A prerequisite for this spiritual sublimation is unlimited confidence in God’s power. The fullness of grace can, if wor­thily received, carry the soul to the apex of growth in holiness. Where Christ alone abides in a soul, no height of holiness is too high for it to scale. We may have promised to be found faithless; we may have fought only to fail. Nevertheless, fidel­ity to grace will give us infinite strength, will fan to intensest fervor our love of our indwelling God, and develop to a rare degree our interior life with a constancy wholly divine. Christ dwells in us to unite us forever to Himself; for love dies if it is not one with its object.

We can mount spiritually to alpine peaks only through total self-extinction accompanied by a faith that moves moun-tains. How tenacious we are of self! How narrowly and ner­vously solicitous about self! How self absorbs our thoughts!

Always and everywhere, self is most aggressive — in civil life, in temptation, and even in prayer. Self is the censorious critic of God’s Providence. Self cuts our neighbor with its sharp angles. Self is the deadliest foe to progress in virtue.

Union with Christ is self-denial, self-sacrifice, and self-extinction. The eucharistic Christ cannot possess a soul en­slaved by self-love. His death, and its memorial, the Blessed Sacrament, have virtually no meaning for such a soul, for “Christ died for all, that they also who live may not now live to them­selves, but unto Him who died for them, and rose again.”

The Divine Lover in the tabernacle longs to diffuse His life. If we are to resemble Him, then love, which is His life, must so burn within us as to set on fire the world around us. “I am come to cast fire on the earth, and what will I but that it be kindled?” Christ wishes us to create or renew this life in others.

To be His true disciples, we must not possess our sacramen­tal God selfishly, but, like Him, we must willingly and gener­ously sacrifice ourselves, be other Christs, in the unrestrained, perfect development and diffusion of His life of love. As love acts and reacts, our charity, especially toward those who need it most, through daily, thoughtful kindness, through a delicate anticipation, and, if possible, through relief of their wants — through spending ourselves and being spent for them — will determine the extent of our love of Christ and His love of us. The God of love cannot abide in a soul where there is no love of neighbor. “ He that abideth in charity, abideth in God, and God in him.”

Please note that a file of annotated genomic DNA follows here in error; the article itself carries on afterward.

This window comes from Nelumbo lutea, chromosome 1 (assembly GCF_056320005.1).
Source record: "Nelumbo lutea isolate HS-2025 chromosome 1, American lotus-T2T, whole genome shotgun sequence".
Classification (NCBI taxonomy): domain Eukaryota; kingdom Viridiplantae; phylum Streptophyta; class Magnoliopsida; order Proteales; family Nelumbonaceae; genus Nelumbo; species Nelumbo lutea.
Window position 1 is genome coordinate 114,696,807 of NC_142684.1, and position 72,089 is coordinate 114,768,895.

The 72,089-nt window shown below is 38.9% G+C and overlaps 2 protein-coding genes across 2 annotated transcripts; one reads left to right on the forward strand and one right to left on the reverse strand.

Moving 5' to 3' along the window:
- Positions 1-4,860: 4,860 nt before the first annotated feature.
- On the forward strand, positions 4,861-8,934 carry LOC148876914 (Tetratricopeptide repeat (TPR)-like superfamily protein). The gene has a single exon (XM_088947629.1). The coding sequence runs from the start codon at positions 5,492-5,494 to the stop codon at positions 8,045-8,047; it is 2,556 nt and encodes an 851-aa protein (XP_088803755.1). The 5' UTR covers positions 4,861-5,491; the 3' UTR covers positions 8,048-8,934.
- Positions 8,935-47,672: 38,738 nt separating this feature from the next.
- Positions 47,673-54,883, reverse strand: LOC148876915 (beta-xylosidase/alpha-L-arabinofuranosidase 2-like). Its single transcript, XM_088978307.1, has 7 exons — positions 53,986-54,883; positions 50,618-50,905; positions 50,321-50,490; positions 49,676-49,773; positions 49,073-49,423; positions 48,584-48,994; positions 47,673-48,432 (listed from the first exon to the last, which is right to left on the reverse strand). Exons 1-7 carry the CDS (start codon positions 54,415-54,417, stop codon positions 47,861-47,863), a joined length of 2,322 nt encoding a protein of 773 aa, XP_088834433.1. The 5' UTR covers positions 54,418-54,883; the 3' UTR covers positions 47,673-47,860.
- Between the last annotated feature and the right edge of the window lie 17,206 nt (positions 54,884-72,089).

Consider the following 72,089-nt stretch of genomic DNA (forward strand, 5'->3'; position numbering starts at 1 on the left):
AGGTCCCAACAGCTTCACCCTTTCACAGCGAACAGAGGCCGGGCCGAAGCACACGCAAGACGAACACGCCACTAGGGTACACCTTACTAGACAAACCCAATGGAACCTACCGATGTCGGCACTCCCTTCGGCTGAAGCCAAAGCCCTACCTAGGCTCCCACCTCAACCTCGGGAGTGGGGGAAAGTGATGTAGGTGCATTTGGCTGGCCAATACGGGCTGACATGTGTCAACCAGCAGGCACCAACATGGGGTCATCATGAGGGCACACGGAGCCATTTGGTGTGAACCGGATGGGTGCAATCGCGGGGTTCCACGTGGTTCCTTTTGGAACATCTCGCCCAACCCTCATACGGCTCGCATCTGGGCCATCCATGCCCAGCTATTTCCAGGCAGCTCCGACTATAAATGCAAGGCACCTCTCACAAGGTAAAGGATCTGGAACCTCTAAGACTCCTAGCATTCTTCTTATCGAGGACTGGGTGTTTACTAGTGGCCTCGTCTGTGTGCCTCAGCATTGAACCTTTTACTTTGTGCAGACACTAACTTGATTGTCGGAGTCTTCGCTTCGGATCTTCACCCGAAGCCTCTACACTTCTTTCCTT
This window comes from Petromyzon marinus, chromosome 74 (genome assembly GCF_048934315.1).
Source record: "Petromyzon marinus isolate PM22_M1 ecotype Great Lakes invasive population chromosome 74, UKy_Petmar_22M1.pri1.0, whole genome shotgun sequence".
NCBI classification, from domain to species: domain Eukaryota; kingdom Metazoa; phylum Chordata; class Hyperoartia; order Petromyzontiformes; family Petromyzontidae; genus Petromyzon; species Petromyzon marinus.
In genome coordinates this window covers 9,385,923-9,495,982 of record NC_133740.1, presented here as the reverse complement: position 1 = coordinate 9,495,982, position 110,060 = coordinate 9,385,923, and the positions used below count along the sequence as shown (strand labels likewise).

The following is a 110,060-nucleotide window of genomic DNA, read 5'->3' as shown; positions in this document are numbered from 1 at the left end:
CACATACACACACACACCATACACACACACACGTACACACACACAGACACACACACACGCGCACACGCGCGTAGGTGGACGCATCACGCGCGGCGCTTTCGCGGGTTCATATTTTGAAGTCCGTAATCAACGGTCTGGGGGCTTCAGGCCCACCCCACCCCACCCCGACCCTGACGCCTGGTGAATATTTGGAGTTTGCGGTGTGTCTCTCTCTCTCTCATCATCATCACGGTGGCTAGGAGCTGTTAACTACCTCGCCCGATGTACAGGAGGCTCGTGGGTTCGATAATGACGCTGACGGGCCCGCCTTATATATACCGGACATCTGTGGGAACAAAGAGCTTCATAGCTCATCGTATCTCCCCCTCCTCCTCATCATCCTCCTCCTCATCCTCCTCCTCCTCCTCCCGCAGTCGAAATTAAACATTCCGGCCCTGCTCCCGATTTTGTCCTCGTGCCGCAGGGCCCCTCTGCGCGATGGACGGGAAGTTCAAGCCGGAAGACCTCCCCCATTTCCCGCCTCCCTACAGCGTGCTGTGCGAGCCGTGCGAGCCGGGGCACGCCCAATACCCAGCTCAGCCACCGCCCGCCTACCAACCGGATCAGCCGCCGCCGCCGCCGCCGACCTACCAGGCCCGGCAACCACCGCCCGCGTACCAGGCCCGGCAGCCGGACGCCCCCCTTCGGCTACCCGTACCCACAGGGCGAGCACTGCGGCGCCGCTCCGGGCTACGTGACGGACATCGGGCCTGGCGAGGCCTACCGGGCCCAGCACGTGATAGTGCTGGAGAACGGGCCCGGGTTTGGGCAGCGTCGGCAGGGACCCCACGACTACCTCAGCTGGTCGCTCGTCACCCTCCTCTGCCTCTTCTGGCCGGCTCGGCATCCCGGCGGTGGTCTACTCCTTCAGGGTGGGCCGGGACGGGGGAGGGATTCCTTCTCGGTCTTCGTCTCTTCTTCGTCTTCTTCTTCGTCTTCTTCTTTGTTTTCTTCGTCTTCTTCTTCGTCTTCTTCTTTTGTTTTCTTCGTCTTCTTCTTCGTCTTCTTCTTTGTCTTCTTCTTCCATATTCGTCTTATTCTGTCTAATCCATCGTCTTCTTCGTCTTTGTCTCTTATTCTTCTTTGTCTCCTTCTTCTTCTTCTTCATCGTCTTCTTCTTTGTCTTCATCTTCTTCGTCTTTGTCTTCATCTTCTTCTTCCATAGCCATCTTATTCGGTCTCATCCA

Rancor, discord, arbitrary caustic remarks about peculiari­ties of our fellowmen, or dogmatic judgment on their behavior, cannot coexist with the God who dwells in us only through love. Divine charity cannot but languish in our hearts if we rudely wound even the least of God’s creatures. To appreciate the gravity of uncharitableness, we have only to consider God’s unwearied patience with us, His meek tolerance of our sins, and the supreme gift of Himself when we return to Him. He cannot, therefore, possess a soul contracted by distrust, embit­tered by resentment, or poisoned by jealousy.

To receive Holy Communion according to the mind of Christ is to lead a life lost in God. “As the living Father hath sent me, and I live by the Father; so he that eateth me, the same also shall live by me.” When the presence of the sacra­mental Savior within us crucifies our carnal selves and disengages our thoughts from earth, we will bear with our brethren and give to our contact with them the element that will mark our eternal communion with the saints. As, under the guid­ance of the eucharistic King, he runs the way of God’s com­mandments, the communicant who fully corresponds with the grace of Holy Communion will so fuse his earthly with his su­pernal state, that his body will be on earth, but his soul in Heaven.

Christ suffered, died, and gives Himself in the Blessed Sac­rament, to transform the creature and unite him to his God. Will such love find little or no response in our lives? Let us but profit by the grace of Holy Communion, and we will be one with Christ, and in Him one with the Father, realizing there­fore the end of both Baptism and the Holy Eucharist, by which we are created new creatures, by God, and in God. We will thus labor incessantly for the one thing necessary, and be honored instruments in the hands of Christ for the salvation of others, one with them and Him, here and eternally hereafter.

Editor’s note: This article is from a chapter in Fr. Kane’s Transforming Your Life through the Eucharist, which is available from Sophia Institute Press


Born in Philadelphia, John Kane attended St. Mary’s Seminary in Baltimore, Maryland, and St. Charles Borromeo Seminary in Overbrook, Pennsylvania, and was ordained for the Archdiocese of Philadelphia in 1912. Fr. Kane was the first pastor in his archdiocese to introduce all-night adoration of the Blessed Sacrament. He initiated a weekly adult religion class in his parish. He died in 1962.